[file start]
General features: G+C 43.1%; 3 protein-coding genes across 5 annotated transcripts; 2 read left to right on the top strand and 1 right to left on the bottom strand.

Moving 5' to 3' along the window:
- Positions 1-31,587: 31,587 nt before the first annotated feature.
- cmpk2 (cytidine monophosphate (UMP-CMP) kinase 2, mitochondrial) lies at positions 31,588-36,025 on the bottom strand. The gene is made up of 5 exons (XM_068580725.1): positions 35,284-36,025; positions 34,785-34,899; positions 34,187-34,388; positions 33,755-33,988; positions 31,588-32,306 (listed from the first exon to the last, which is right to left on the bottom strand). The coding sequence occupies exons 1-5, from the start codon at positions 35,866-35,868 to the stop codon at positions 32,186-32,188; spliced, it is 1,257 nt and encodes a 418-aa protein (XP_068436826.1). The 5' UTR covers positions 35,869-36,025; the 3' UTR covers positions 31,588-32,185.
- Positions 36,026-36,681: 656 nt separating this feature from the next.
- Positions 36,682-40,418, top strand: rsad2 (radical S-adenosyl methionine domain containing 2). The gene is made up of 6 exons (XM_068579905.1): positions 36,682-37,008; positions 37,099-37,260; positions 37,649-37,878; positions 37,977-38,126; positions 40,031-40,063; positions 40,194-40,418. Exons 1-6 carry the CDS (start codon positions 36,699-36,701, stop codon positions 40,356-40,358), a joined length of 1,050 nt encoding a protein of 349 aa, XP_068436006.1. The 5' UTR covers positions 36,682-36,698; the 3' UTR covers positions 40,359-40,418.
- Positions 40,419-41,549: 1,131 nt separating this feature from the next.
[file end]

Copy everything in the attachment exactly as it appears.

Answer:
General features: G+C 43.1%; 3 protein-coding genes across 5 annotated transcripts; 2 read left to right on the top strand and 1 right to left on the bottom strand.

Moving 5' to 3' along the window:
- Positions 1-31,587: 31,587 nt before the first annotated feature.
- cmpk2 (cytidine monophosphate (UMP-CMP) kinase 2, mitochondrial) lies at positions 31,588-36,025 on the bottom strand. The gene is made up of 5 exons (XM_068580725.1): positions 35,284-36,025; positions 34,785-34,899; positions 34,187-34,388; positions 33,755-33,988; positions 31,588-32,306 (listed from the first exon to the last, which is right to left on the bottom strand). The coding sequence occupies exons 1-5, from the start codon at positions 35,866-35,868 to the stop codon at positions 32,186-32,188; spliced, it is 1,257 nt and encodes a 418-aa protein (XP_068436826.1). The 5' UTR covers positions 35,869-36,025; the 3' UTR covers positions 31,588-32,185.
- Positions 36,026-36,681: 656 nt separating this feature from the next.
- Positions 36,682-40,418, top strand: rsad2 (radical S-adenosyl methionine domain containing 2). The gene is made up of 6 exons (XM_068579905.1): positions 36,682-37,008; positions 37,099-37,260; positions 37,649-37,878; positions 37,977-38,126; positions 40,031-40,063; positions 40,194-40,418. Exons 1-6 carry the CDS (start codon positions 36,699-36,701, stop codon positions 40,356-40,358), a joined length of 1,050 nt encoding a protein of 349 aa, XP_068436006.1. The 5' UTR covers positions 36,682-36,698; the 3' UTR covers positions 40,359-40,418.
- Positions 40,419-41,549: 1,131 nt separating this feature from the next.